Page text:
NASHVILLE, Tenn. – A white Nashville police officer won't face charges for shooting and killing an armed black man after a traffic stop in February, a district attorney said.
At a news conference Thursday, District Attorney General Glenn Funk said Officer Josh Lippert's actions met the legal definition of self-defense when he shot and killed Jocques Scott Clemmons following a traffic stop.
"Based on the facts of his incident and application of the law of self-defense in the state of Tennessee, Officer Lippert has a legally sufficient claim of self-defense, and therefore the state will not pursue criminal charges against Officer Lippert," Funk said.
The decision drew swift outcry from the NAACP, some clergy, Clemmons' family and other community members.
"We do not accept that this investigation was unbiased and we will continue to fight for justice for Jocques," Michael Hoskins, a lawyer for the family of Clemmons said.
Nashville NAACP president Ludye Wallace said black men were getting killed like this all over the country. He was critical of how Clemmons had been shot in the back.
"In the Western days, when everybody has guns, you didn't shoot them in the back," Wallace said.
At one point during the confrontation, the gun Clemmons was holding was pointed in Officer Lippert's direction, Funk said.
"Jocques Clemmons never drew down on the officer and pointed it at him," Funk said. "He had a gun in his hand. He picked it up in the middle of an altercation. Had he kept running and this was an unarmed person that was shot in the back, it would be a completely different situation."
Lippert shot Clemmons three times, striking him twice in the back and once in the left hip.
Clemmons, who has a lengthy history in the criminal justice system, was convicted of a cocaine felony in 2014, and as a convicted felon, it would have violated both state and federal law to possess the pistol, according to police.
Authorities maintain that the incident happened within seconds. Funk said Clemmons was holding the gun when he was shot.
The public outcry after the shooting resulted in major changes in policing in Nashville.
Funk announced that the Tennessee Bureau of Investigation would investigate all fatal police shootings going forward, instead of the Metro Nashville Police Department investigating itself.
After the shooting, Nashville's Metro Council called for the immediate purchase of police body cameras. And Mayor Megan Barry has proposed spending $23 million to equip police officers with body cameras and install dash cams in their vehicles.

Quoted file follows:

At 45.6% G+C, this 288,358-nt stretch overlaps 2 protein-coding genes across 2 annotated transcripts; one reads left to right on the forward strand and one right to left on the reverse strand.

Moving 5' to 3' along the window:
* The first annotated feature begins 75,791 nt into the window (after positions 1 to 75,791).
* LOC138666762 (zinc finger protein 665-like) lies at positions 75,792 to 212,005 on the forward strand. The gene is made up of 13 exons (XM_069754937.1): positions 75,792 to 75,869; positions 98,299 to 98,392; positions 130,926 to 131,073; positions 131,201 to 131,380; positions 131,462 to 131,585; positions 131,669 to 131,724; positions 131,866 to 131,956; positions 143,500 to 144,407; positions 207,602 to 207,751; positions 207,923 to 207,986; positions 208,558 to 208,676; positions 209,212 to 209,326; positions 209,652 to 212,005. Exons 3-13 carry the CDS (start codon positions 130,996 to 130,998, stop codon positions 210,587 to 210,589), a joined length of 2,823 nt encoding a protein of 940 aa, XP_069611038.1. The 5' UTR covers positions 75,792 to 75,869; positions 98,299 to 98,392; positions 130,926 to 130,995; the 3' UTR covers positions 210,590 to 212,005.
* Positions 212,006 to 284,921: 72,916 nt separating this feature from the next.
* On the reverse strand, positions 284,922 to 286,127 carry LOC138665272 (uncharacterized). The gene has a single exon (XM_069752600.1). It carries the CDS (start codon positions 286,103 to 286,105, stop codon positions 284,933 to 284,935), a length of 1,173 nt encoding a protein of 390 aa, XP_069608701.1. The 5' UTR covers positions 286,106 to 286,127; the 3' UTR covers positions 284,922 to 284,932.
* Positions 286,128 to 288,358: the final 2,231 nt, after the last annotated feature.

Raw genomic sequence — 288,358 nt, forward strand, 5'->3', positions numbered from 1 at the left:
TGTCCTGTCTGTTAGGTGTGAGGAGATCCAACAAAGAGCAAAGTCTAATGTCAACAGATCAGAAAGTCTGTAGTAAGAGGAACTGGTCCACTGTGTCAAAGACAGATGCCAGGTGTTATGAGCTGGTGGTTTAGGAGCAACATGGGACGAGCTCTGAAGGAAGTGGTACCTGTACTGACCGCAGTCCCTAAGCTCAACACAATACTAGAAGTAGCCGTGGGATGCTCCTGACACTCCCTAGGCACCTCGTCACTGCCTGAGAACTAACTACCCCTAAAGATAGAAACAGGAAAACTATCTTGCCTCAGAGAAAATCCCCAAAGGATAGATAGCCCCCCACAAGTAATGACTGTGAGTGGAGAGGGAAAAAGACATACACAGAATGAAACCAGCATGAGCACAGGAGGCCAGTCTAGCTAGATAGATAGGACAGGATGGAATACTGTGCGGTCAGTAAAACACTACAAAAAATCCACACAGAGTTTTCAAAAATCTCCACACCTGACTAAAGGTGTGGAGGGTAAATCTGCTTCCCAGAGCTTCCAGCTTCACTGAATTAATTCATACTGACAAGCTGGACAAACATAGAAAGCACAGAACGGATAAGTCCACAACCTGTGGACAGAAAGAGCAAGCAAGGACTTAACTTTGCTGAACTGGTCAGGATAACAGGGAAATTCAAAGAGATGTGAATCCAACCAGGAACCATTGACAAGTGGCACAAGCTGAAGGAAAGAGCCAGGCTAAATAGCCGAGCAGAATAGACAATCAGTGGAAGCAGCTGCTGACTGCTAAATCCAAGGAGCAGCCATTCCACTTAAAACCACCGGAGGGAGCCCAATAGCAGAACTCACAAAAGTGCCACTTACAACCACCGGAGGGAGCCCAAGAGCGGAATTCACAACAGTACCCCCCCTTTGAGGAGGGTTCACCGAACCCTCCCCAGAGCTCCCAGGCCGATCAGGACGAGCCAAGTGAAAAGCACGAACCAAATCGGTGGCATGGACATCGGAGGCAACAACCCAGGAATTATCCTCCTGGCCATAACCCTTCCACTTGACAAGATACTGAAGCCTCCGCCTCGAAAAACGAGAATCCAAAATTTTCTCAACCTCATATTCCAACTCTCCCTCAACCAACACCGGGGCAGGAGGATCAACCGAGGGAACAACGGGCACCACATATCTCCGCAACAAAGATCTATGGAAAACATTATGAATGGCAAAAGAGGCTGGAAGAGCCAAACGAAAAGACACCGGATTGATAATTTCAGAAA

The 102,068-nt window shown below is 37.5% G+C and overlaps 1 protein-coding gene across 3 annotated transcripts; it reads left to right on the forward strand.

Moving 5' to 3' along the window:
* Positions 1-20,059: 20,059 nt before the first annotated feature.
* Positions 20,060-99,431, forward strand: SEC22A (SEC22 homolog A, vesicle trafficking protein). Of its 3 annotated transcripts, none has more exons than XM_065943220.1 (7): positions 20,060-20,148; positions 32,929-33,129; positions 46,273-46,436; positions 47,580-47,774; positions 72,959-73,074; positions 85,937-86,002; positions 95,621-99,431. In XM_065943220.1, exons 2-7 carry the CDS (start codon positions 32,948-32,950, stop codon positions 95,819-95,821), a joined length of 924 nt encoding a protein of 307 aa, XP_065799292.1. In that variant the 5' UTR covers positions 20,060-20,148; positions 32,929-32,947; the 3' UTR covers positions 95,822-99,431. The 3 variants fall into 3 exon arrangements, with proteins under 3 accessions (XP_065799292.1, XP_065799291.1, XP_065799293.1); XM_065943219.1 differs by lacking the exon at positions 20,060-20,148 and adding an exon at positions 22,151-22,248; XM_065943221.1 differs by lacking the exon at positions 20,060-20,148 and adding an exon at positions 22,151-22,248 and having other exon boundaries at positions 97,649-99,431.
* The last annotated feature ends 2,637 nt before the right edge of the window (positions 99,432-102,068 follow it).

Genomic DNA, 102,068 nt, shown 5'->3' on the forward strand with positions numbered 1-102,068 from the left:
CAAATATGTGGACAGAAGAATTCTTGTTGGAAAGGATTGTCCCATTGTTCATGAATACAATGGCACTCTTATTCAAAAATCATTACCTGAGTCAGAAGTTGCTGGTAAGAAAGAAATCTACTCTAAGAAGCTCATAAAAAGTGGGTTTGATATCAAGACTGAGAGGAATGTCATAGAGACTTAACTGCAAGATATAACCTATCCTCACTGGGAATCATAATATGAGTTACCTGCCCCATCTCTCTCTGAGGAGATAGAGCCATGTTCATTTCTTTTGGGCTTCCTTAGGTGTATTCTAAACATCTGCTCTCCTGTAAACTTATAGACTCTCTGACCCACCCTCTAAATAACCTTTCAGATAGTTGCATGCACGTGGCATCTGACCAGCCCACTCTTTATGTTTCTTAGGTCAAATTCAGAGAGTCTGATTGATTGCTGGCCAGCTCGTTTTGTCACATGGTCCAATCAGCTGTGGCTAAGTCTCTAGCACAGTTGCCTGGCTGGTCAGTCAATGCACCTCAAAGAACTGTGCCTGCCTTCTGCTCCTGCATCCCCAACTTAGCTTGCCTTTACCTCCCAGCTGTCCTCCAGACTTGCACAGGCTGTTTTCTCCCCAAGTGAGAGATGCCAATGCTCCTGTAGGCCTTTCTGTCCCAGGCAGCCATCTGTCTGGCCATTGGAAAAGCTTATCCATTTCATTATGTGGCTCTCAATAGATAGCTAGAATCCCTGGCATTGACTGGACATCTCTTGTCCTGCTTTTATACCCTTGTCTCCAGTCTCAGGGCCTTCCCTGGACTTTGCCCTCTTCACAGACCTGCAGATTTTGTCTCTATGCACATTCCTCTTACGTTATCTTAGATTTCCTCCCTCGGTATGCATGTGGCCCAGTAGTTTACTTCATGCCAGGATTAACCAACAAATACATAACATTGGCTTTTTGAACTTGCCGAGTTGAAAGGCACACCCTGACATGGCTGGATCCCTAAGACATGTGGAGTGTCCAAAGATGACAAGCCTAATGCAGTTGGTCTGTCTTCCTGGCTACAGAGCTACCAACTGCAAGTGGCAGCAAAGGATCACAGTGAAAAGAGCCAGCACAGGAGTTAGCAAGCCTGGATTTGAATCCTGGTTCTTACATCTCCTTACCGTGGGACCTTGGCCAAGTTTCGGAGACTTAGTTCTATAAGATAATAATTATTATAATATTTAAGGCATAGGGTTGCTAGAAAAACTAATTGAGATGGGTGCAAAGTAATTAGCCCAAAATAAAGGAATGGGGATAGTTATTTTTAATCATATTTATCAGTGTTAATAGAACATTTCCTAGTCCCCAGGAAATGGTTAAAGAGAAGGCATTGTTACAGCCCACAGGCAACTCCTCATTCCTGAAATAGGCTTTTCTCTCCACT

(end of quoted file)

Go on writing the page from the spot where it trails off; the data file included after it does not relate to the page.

She spoke at a news conference of the effect of the shooting on the community.
"Two families were impacted that day. And those families and their lives will never be the same," Barry said.
At the news conference, Funk also said he was instituting new policies aimed at helping black community members charged with low-level crimes, including a plan to let them avoid jail time and be released on their own recognizance while awaiting trial; reviews to ensure convictions are justified; and a proposal to help kids avoid being locked up. He also suggested minority hiring in law enforcement, among other ideas.
Funk's office determined that aspects of the police department's review of the shooting could be perceived as biased, pointing out that an initial incident report filed hours after the shooting listed the offense as "justifiable homicide" and the investigation status as "completed," among issues in other police investigative documents.
Funk said he spoke with Police Chief Steve Anderson, who did not attend Thursday's news conference, and the chief will soon decide whether to discipline or fire Lippert.
Rasheedat Fetuga, founder of a group that crafted a report on traffic stops and Nashville police, said it's imperative to consider firing Lippert, pointing out that he has been disciplined for using force in the past.
Lippert has been suspended 20 days over his five years as a Nashville officer. Some of those were in incidents where he used force, according to his personnel file.
Lippert used physical force to take a black driver out of a car during an October 2015 traffic stop, earning him an eight-day suspension, records show. Lippert's decision to use force "unnecessarily escalated the encounter when the motorist had indicated he was willing to voluntarily step from the car if a supervisor was present," a disciplinary report states.